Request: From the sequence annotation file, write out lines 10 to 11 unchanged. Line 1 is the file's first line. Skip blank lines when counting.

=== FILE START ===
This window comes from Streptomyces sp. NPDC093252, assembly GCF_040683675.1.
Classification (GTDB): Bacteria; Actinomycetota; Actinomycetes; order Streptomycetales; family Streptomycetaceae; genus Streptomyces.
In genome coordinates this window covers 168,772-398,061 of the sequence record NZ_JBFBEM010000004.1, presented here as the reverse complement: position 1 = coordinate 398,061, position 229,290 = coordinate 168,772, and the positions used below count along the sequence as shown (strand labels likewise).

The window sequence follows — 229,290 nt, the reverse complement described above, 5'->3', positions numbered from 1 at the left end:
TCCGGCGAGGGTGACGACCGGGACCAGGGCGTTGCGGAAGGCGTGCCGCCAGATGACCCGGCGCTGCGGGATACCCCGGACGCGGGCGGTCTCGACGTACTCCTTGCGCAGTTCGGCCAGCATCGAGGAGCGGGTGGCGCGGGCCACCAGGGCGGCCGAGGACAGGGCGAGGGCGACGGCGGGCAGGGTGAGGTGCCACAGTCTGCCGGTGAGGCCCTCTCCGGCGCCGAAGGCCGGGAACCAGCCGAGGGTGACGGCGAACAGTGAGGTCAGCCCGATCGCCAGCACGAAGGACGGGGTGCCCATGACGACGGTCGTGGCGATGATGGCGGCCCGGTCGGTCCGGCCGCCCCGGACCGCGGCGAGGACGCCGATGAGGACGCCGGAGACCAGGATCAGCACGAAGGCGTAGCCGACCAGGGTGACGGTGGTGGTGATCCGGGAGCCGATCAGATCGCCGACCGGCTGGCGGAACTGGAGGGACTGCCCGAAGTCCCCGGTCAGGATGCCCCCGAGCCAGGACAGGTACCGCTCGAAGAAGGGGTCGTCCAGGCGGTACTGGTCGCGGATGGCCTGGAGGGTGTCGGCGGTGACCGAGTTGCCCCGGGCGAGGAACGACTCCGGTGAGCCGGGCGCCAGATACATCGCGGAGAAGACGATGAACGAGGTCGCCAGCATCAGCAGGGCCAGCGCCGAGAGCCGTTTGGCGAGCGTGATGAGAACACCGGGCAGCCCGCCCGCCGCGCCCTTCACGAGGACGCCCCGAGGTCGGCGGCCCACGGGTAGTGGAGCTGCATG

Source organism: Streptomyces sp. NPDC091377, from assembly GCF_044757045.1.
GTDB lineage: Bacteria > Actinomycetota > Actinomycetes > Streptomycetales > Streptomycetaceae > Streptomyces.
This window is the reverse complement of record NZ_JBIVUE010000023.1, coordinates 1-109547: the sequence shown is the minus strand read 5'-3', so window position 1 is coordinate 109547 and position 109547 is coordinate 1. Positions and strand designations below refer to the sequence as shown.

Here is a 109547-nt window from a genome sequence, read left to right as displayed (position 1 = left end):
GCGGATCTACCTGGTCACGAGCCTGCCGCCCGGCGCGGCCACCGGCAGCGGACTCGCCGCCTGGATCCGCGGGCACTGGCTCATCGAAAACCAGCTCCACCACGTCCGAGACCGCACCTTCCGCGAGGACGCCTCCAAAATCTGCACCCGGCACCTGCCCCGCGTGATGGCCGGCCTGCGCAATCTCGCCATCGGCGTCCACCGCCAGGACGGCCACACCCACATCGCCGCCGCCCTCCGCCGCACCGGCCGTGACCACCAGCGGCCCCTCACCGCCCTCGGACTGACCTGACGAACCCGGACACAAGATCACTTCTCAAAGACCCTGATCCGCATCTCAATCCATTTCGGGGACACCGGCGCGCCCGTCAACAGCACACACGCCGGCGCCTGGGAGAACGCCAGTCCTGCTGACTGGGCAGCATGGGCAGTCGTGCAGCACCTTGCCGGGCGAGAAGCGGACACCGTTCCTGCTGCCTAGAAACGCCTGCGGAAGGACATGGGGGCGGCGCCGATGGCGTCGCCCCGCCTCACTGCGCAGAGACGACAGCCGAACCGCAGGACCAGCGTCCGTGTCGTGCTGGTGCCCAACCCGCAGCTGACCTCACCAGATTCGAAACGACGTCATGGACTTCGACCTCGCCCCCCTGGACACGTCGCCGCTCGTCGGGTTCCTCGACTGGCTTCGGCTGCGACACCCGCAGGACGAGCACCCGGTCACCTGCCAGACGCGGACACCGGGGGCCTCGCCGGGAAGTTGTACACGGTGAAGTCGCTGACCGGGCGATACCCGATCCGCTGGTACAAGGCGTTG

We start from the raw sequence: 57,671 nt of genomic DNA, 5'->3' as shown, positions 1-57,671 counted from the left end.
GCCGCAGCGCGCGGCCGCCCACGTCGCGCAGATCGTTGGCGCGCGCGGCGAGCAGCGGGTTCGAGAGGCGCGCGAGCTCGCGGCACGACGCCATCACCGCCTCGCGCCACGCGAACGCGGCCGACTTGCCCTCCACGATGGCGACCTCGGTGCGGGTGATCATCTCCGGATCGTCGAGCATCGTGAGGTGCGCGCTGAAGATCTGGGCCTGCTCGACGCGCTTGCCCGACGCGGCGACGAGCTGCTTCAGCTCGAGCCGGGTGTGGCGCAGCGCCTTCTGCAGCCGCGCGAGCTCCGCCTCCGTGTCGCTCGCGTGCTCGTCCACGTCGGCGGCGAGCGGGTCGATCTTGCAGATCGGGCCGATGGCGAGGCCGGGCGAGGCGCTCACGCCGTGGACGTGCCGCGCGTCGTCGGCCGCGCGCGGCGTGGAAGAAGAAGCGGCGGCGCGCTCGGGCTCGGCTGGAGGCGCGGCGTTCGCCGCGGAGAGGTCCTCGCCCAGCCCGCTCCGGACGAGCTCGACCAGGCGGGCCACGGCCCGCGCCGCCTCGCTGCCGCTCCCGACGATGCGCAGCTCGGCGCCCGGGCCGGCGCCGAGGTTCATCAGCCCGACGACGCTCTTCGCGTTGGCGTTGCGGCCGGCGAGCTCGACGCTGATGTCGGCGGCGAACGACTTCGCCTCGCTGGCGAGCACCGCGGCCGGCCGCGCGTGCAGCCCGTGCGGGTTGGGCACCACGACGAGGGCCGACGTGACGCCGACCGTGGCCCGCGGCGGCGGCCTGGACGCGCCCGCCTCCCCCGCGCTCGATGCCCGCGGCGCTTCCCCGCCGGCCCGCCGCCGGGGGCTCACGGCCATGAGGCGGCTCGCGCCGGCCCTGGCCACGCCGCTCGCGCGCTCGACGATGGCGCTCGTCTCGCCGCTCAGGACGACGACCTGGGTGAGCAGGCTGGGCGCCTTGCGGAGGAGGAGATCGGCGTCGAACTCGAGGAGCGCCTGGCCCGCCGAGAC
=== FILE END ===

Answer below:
GCGGATCTACCTGGTCACGAGCCTGCCGCCCGGCGCGGCCACCGGCAGCGGACTCGCCGCCTGGATCCGCGGGCACTGGCTCATCGAAAACCAGCTCCACCACGTCCGAGACCGCACCTTCCGCGAGGACGCCTCCAAAATCTGCACCCGGCACCTGCCCCGCGTGATGGCCGGCCTGCGCAATCTCGCCATCGGCGTCCACCGCCAGGACGGCCACACCCACATCGCCGCCGCCCTCCGCCGCACCGGCCGTGACCACCAGCGGCCCCTCACCGCCCTCGGACTGACCTGACGAACCCGGACACAAGATCACTTCTCAAAGACCCTGATCCGCATCTCAATCCATTTCGGGGACACCGGCGCGCCCGTCAACAGCACACACGCCGGCGCCTGGGAGAACGCCAGTCCTGCTGACTGGGCAGCATGGGCAGTCGTGCAGCACCTTGCCGGGCGAGAAGCGGACACCGTTCCTGCTGCCTAGAAACGCCTGCGGAAGGACATGGGGGCGGCGCCGATGGCGTCGCCCCGCCTCACTGCGCAGAGACGACAGCCGAACCGCAGGACCAGCGTCCGTGTCGTGCTGGTGCCCAACCCGCAGCTGACCTCACCAGATTCGAAACGACGTCATGGACTTCGACCTCGCCCCCCTGGACACGTCGCCGCTCGTCGGGTTCCTCGACTGGCTTCGGCTGCGACACCCGCAGGACGAGCACCCGGTCACCTGCCAGACGCGGACACCGGGGGCCTCGCCGGGAAGTTGTACACGGTGAAGTCGCTGACCGGGCGATACCCGATCCGCTGGTACAAGGCGTTG

We start from the raw sequence: 57,671 nt of genomic DNA, 5'->3' as shown, positions 1-57,671 counted from the left end.